No coach wants to expend energy on an athlete who is not a viable admissions candidate, so your student should expect to be asked to share their unofficial transcript and test scores for what is called a pre-read. The college’s admission department will give the coach an indication of how likely your student is to be admitted.

A positive read or a likely is not a formal acceptance. That will only come from the admission office in senior year. Coaches have varying levels of input into the admissions process, but any offer the coach makes will still be contingent on acceptance.

9. Official Visits

Official visits – your athlete is allowed five in DI, and one per school in DII and DIII – will allow your child get a real feel for the school, the team, and although they won’t be allowed to practice, clarity on the number and intensity of practices and games. During their time on campus, your athlete will get a taste of the social scene – so have those behavior-related conversations.

Some questions your athlete might want to know form the coach is whether the team lives together, if there are any restrictions related to academics like no Friday classes or a requirement to maintain a certain GPA, whether there is a team training trip, or if the team is expected to be on campus to practice during breaks. They should also explore the expected summer regiment and if they’ll be allowed to participate in special programs like a junior year abroad.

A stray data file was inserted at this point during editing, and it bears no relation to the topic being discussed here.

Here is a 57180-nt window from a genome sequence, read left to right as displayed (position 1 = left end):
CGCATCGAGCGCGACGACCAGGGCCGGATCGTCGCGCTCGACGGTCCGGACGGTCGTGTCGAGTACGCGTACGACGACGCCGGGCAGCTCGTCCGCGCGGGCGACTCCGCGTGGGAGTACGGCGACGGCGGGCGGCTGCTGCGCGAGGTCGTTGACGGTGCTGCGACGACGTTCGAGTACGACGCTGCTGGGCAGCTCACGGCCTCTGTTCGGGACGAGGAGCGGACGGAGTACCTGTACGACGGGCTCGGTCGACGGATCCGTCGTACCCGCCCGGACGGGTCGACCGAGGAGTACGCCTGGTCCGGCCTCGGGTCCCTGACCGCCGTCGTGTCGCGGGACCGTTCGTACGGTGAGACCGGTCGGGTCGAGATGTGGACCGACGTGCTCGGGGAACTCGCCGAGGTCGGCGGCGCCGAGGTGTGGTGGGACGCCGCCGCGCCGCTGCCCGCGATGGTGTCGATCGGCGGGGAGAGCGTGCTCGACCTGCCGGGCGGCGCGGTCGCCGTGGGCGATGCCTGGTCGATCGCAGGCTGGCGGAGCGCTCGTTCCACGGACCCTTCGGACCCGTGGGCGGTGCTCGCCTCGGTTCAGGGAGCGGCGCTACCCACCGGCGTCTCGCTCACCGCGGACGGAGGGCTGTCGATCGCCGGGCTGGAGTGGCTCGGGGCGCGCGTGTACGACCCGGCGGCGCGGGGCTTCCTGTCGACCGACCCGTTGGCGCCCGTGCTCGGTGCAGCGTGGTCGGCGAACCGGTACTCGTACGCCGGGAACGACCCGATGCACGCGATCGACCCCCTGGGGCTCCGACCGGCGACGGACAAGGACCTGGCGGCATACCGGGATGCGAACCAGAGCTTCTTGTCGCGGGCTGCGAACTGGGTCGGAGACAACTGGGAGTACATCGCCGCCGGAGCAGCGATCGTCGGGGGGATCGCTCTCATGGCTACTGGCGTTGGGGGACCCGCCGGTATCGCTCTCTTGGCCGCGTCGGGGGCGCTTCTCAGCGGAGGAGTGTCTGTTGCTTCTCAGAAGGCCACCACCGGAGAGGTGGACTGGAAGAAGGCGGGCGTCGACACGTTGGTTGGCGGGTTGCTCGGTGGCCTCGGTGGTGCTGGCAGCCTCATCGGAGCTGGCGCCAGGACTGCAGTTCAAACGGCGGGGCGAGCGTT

This is also the time to talk about money. Guide your student to ask straightforward questions about the financial package the team can offer, as well as about the opportunity for merit scholarships. Remind them that most people feel awkward talking about money. At the end of a visit, your student will want to weigh how well they like the school, fit with the team, how the school meets their academic needs. It helps to like the coach, but there’s no guarantee the coach will be there all four years.

10. Decision time. The broken arm test

My son had to choose between the prestige of being a DI athlete or the shorter season at one of several DIII schools, and weigh factors like merit offers, strength in his areas of interest and where he’d stand on the team. He got some very persuasive emails from coaches. He revisited schools, and agonized until the end. If your athlete is lucky enough to have multiple offers to weigh, ask them if it passes the “broken arm” test – would they still love the school if they were not playing their sport. Then plan your travel to the first home game. You’ll want to be there to cheer.


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About Stephanie Feuer

Stephanie Feuer's essays have been published in The New York Times,The Forward, BettyConfidential, Mom Egg Review, The New York Press and several anthologies. She is the author of the YA novel, DRAWING AMANDA (HipsoMedia), written in part in the bleachers at swim meets. Visit her on the web or follow her on Twitter.